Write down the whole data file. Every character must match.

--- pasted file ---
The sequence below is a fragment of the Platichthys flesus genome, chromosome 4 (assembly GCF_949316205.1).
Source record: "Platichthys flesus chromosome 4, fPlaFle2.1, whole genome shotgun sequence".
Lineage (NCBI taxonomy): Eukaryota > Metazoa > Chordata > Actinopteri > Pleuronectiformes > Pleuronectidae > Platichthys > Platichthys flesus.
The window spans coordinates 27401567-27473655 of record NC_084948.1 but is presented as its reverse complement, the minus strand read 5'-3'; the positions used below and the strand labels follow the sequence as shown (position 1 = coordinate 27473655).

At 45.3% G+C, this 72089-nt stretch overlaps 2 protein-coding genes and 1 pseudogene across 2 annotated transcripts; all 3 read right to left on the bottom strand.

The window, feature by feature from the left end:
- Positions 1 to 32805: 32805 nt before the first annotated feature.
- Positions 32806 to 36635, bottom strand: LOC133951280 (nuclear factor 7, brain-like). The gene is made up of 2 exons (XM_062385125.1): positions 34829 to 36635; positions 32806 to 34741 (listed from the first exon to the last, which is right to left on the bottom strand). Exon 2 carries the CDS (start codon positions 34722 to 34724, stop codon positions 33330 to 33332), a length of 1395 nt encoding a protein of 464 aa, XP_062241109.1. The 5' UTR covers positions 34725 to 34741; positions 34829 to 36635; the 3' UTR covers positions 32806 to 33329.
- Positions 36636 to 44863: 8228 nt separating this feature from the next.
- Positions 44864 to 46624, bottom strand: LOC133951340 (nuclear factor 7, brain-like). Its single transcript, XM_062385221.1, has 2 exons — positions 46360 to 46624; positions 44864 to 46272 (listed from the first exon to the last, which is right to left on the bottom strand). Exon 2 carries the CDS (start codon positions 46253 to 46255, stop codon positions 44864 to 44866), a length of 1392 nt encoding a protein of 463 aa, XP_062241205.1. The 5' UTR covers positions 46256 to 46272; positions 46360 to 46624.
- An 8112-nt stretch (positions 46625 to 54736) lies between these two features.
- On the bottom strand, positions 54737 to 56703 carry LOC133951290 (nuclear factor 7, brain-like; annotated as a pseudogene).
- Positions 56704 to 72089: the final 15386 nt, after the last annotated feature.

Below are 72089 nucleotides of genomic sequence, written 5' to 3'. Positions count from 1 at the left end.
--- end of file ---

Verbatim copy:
The sequence below is a fragment of the Platichthys flesus genome, chromosome 4 (assembly GCF_949316205.1).
Source record: "Platichthys flesus chromosome 4, fPlaFle2.1, whole genome shotgun sequence".
Lineage (NCBI taxonomy): Eukaryota > Metazoa > Chordata > Actinopteri > Pleuronectiformes > Pleuronectidae > Platichthys > Platichthys flesus.
The window spans coordinates 27401567-27473655 of record NC_084948.1 but is presented as its reverse complement, the minus strand read 5'-3'; the positions used below and the strand labels follow the sequence as shown (position 1 = coordinate 27473655).

At 45.3% G+C, this 72089-nt stretch overlaps 2 protein-coding genes and 1 pseudogene across 2 annotated transcripts; all 3 read right to left on the bottom strand.

The window, feature by feature from the left end:
- Positions 1 to 32805: 32805 nt before the first annotated feature.
- Positions 32806 to 36635, bottom strand: LOC133951280 (nuclear factor 7, brain-like). The gene is made up of 2 exons (XM_062385125.1): positions 34829 to 36635; positions 32806 to 34741 (listed from the first exon to the last, which is right to left on the bottom strand). Exon 2 carries the CDS (start codon positions 34722 to 34724, stop codon positions 33330 to 33332), a length of 1395 nt encoding a protein of 464 aa, XP_062241109.1. The 5' UTR covers positions 34725 to 34741; positions 34829 to 36635; the 3' UTR covers positions 32806 to 33329.
- Positions 36636 to 44863: 8228 nt separating this feature from the next.
- Positions 44864 to 46624, bottom strand: LOC133951340 (nuclear factor 7, brain-like). Its single transcript, XM_062385221.1, has 2 exons — positions 46360 to 46624; positions 44864 to 46272 (listed from the first exon to the last, which is right to left on the bottom strand). Exon 2 carries the CDS (start codon positions 46253 to 46255, stop codon positions 44864 to 44866), a length of 1392 nt encoding a protein of 463 aa, XP_062241205.1. The 5' UTR covers positions 46256 to 46272; positions 46360 to 46624.
- An 8112-nt stretch (positions 46625 to 54736) lies between these two features.
- On the bottom strand, positions 54737 to 56703 carry LOC133951290 (nuclear factor 7, brain-like; annotated as a pseudogene).
- Positions 56704 to 72089: the final 15386 nt, after the last annotated feature.

Below are 72089 nucleotides of genomic sequence, written 5' to 3'. Positions count from 1 at the left end.